Assam represents highly flood-prone region characterized by severe hazards of floods. Although occurrence of flood has been an age-old phenomenon in the riverine areas of this region, the extent of damage caused by the flood has increased significantly in recent years. With more than 40 percent of its land surface susceptible to flood damage, the total flood-prone area in the Brahmaputra valley is about 3.2 Mha. (Goswami, 2001). The Brahmaputra valley had experienced major floods in 1954, 1962, 1966, 1972, 1974, 1978, 1983, 1986, 1988, 1996, 1998, 2000 and 2004.
National remote Sensing Centre (NRSC), Hyderabad under Deptt.of Space in association with Assam State Disaster Management Authority (ASDMA) has prepared the district wise flood hazard maps for Assam State using satellite remote sensing data sets. Satellite data due to their synoptivity and frequent coverage of flood affected areas can be directly used for deriving the flood inundation limits.
About 93 satellite datasets acquired from large number of Indian Remote Sensing satellites and foreign satellite datasets, spanning over 10 years from 1998 to 2007, acquired during different flood magnitudes in Assam have been used to create the flood hazard maps for different districts of Assam. All satellite data sets were analyzed and flood layers were extracted. All the flood layers corresponding to a year are combined as one inundation layer so that this layer represents maximum flooded area in one year. All such combined flood layers for 10 years were integrated into flood hazard layer representing the observed flood inundated areas with different frequencies.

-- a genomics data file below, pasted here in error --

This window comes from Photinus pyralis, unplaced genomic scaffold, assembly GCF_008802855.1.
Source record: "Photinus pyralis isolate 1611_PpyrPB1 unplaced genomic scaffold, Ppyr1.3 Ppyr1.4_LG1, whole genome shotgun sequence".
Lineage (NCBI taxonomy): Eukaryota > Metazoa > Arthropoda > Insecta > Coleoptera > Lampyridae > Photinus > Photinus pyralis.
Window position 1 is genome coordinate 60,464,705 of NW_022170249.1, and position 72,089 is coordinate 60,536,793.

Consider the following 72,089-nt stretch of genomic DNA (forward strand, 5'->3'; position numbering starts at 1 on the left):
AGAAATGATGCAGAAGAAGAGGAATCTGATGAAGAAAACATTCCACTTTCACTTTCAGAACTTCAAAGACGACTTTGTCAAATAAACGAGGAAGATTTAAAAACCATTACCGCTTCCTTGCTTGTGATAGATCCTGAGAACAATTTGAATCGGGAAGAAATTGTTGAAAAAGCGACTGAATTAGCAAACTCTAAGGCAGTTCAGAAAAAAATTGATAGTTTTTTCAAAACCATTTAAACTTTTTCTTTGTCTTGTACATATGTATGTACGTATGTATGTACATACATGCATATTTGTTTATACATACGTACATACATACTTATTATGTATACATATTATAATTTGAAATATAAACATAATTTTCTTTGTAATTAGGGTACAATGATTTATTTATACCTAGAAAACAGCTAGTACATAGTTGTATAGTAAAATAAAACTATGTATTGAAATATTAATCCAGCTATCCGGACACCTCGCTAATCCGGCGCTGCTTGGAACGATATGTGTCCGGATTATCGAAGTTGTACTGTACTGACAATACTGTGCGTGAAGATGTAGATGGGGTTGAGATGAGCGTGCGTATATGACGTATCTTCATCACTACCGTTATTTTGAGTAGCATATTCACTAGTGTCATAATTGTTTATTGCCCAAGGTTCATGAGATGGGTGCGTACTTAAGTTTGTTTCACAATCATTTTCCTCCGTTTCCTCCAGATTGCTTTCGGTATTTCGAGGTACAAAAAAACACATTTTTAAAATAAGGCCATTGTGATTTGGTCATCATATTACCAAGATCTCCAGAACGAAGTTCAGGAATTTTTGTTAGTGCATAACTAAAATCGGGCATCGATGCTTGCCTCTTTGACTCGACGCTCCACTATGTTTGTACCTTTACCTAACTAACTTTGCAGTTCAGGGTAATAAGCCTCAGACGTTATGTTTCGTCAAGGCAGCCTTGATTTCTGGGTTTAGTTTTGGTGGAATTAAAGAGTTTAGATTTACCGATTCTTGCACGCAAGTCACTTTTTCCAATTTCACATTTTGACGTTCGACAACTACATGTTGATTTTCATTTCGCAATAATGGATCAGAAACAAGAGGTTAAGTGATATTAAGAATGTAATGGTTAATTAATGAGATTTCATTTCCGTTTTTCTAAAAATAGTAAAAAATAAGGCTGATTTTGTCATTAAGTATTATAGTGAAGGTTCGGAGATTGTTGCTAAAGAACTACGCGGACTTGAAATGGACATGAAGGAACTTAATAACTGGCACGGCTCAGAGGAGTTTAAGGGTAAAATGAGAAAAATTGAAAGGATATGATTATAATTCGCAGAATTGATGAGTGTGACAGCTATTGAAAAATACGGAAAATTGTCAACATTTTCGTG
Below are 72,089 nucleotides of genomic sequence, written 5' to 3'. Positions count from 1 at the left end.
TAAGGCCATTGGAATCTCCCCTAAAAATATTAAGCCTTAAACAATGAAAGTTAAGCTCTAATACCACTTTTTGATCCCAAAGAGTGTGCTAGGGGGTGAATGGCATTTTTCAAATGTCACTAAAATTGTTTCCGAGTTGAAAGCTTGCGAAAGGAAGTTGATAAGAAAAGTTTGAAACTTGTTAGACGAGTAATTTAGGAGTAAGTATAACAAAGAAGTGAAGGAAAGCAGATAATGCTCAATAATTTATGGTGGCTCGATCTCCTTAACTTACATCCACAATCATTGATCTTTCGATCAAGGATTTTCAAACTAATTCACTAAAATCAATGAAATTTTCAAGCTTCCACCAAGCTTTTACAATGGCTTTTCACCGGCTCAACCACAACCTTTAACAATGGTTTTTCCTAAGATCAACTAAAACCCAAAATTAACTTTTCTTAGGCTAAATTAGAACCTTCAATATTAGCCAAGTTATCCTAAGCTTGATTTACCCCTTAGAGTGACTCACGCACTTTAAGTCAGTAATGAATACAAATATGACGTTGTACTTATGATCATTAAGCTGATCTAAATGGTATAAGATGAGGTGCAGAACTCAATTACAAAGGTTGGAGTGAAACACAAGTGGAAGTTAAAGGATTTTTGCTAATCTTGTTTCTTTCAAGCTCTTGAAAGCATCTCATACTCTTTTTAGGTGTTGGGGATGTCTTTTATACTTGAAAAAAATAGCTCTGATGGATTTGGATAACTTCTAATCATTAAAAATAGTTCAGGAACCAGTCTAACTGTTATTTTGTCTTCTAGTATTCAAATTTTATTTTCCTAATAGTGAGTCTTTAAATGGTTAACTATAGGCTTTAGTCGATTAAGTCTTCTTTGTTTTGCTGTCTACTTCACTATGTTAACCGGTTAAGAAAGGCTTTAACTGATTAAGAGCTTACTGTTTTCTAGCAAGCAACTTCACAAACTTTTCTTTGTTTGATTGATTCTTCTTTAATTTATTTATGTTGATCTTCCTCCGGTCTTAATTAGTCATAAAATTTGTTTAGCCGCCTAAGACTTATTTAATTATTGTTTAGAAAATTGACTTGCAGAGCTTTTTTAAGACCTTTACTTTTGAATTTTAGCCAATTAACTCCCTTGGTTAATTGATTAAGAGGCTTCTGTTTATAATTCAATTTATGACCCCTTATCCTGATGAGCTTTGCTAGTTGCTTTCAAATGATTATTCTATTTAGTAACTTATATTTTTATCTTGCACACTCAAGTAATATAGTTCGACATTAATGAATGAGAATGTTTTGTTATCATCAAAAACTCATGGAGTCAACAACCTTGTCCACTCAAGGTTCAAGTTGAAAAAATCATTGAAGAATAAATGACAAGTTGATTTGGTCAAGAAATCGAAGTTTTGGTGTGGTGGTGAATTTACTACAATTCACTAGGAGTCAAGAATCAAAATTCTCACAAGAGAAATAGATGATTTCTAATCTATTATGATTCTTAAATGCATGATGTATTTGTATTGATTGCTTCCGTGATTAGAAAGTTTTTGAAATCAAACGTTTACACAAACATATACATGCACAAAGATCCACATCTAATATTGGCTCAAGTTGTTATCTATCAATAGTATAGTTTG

The flood inundation represented in different colours indicates varying frequencies as observed during 1998 to 2007. The road and railway lines are shown to indicate the probable frequency of flooding they are subjected to. The normal river course and water bodies are also shown in the map.
Similarly, the layer was also integrated with digital database layers of different districts, these layers include road, rail, village, etc.
The flood hazard zones are categorized into five classes ranging from very low hazard zone to very high hazard zones. Very Low category indicates the areas, which are inundated once or twice during the 10-year period. Similarly, Low indicates three to four times, Moderate indicates five to six times, High indicates seven to eight times and Very High indicates nine to ten times.
Table: Flood Hazard Classification
||Flood Hazard Classification
||Number of times / years the area was subjected to flood inundation during 1998-2007
||9-10 times(almost every year)